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Birth, Growth, and Development

By examining the developmental stages of animals, students learn about the life cycles of living things.

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Lesson Summary

Overview

In this lesson, students come to understand that all living things have a life cycle that includes being born, developing into an adult, reproducing, and eventually dying. The goal of this introductory lesson is to engage students in the study of the developmental stages of animals. By watching the births of a variety of animals, they discover that different species begin life in different ways. Next, students study photographs of humans at different developmental stages, then measure their own height and compare it to their height at birth. These exercises help them understand that living things grow and change -- albeit at different rates -- during their life cycle. Finally, students examine images that highlight the development of different kinds of animal young and learn that many animals develop much faster than humans. This helps students begin to understand that the developmental stages of life vary from one species to another -- a concept that is further developed inLife Cycles of Frogs, Dragonflies, and Butterflies and Plant Life Cycles.

Objectives

  • Understand that all animals (including humans) have a life cycle that includes being born, developing into an adult, reproducing, and eventually dying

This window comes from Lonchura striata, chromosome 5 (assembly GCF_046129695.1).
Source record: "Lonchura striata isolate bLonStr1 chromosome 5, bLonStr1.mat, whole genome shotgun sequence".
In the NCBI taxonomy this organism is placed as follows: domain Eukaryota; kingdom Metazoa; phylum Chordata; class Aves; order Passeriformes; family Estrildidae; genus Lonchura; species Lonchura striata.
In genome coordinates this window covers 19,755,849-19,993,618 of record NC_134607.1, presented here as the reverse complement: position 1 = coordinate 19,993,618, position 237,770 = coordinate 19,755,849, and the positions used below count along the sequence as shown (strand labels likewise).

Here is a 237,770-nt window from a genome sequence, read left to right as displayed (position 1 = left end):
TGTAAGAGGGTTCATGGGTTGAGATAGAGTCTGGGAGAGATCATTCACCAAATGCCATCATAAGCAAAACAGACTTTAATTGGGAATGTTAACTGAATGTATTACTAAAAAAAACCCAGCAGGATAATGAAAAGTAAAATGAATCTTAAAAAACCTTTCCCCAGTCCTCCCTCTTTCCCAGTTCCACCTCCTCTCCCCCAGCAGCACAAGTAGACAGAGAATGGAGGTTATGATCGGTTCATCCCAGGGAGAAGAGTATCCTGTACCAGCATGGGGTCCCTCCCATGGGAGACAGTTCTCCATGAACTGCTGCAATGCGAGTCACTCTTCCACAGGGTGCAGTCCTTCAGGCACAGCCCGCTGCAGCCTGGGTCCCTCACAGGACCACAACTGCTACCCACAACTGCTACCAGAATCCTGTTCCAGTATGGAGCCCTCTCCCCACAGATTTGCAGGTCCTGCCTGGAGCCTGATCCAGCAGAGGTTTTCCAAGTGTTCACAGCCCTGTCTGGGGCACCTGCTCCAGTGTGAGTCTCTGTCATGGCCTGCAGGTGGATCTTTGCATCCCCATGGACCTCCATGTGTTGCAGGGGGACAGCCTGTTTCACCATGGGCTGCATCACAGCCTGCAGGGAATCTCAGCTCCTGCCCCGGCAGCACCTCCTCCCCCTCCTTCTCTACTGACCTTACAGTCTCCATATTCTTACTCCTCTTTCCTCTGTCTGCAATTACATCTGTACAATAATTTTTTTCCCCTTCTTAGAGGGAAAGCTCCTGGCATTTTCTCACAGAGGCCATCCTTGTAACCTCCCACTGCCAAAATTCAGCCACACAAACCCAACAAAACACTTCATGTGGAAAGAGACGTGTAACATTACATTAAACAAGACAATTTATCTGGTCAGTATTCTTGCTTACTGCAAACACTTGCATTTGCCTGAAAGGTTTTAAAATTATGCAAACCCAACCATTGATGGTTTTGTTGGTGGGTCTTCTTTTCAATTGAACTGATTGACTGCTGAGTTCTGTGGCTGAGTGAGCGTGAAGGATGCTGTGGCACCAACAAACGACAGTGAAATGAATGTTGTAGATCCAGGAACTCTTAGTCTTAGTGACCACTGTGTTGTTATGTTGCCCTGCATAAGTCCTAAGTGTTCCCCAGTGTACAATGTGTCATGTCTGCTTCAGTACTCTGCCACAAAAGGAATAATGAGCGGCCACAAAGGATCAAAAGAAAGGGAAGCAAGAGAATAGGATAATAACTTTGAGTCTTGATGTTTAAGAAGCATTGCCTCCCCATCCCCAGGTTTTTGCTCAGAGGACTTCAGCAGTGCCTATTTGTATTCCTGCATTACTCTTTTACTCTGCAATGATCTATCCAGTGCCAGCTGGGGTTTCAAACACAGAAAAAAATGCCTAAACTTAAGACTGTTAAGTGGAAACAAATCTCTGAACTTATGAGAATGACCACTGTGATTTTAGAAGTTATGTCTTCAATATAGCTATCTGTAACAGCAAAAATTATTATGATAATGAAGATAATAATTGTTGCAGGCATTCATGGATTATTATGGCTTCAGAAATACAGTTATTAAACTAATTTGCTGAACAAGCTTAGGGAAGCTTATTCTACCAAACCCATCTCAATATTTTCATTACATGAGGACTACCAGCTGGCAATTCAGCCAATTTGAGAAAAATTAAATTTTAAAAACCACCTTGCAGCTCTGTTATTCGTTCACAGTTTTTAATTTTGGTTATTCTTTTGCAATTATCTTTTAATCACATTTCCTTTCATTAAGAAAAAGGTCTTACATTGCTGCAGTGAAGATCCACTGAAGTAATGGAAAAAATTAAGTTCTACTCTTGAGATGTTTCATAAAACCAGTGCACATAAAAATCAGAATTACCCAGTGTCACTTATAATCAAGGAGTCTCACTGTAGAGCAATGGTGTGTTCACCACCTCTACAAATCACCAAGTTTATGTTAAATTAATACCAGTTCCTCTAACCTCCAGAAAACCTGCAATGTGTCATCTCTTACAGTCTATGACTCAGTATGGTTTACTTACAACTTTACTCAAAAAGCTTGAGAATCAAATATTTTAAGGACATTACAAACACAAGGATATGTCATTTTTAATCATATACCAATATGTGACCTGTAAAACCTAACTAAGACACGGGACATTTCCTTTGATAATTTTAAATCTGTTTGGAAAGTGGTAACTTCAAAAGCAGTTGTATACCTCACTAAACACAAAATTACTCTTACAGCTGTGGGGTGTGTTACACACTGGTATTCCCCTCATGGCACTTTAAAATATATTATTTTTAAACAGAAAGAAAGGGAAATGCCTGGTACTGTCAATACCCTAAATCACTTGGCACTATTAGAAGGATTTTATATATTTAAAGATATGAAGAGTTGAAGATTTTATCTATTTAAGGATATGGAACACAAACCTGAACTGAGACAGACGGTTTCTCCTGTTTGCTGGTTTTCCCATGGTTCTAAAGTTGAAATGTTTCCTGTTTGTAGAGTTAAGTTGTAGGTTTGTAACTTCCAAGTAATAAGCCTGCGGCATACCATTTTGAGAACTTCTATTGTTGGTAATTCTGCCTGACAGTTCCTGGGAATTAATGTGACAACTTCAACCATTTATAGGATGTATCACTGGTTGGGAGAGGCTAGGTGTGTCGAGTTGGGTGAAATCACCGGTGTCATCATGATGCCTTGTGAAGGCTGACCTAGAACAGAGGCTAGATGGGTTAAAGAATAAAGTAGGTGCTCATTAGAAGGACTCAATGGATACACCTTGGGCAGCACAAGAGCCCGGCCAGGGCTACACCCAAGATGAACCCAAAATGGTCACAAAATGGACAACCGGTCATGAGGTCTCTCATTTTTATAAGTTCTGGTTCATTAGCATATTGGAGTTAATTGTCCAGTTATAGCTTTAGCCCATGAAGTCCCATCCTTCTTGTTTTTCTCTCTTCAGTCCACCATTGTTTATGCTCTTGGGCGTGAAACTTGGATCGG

• Observe the changes that occur during the growth and development of humans
  • Understand that the developmental stages of life vary from one species to another

Grade Levels: K-2, 3-5

Suggested Time

  • Two 45-minute blocks

Multimedia Resources

Materials

  • Large sheet of paper on which to draw a bar graph
  • Marker
  • Tape measure
  • Post-it Notes
  • Optional: Baby or toddler photos of students in the class

Before the Lesson

  • Attach the tape measure vertically to a wall or door for use measuring students' height. Mark the range of normal newborn heights (19-21 inches).
  • Draw a bar graph on a large sheet of paper. Label the x axis "Number of Students." Label the y axis "Height in Inches." Post the bar graph on a bulletin board or chalkboard.

The Lesson

Part I

1. Tell students that all living things produce offspring (reproduce), but life begins in different ways for different animals. Show them the Hatchlings and Newborns video and encourage them to pay close attention to how the birth process varies from species to species. If possible, have them to watch the clip more than once. Then discuss the following questions:

  • What was similar about the births of the chick and the turtle? (Possible answers: They hatch from eggs; Their mom's were not present)
  • What was similar about the births of the goat and seal? (Live births, mom was present)
  • For which animals was the mother present at birth?
  • The birth of human babies is similar to that of which group of animals?
  • In what ways did the newborns resemble their parents?

2. To help students understand that living things grow and change during their life cycle, have them work with a partner to study the pictures of the three human infants and the ten-year-old girl in the Baby Faces stills collection. Ask them to make observations and discuss the following with their partner:

  • What similarities do you notice in the shape of the infants' heads and in their facial features?
  • What differences do you notice?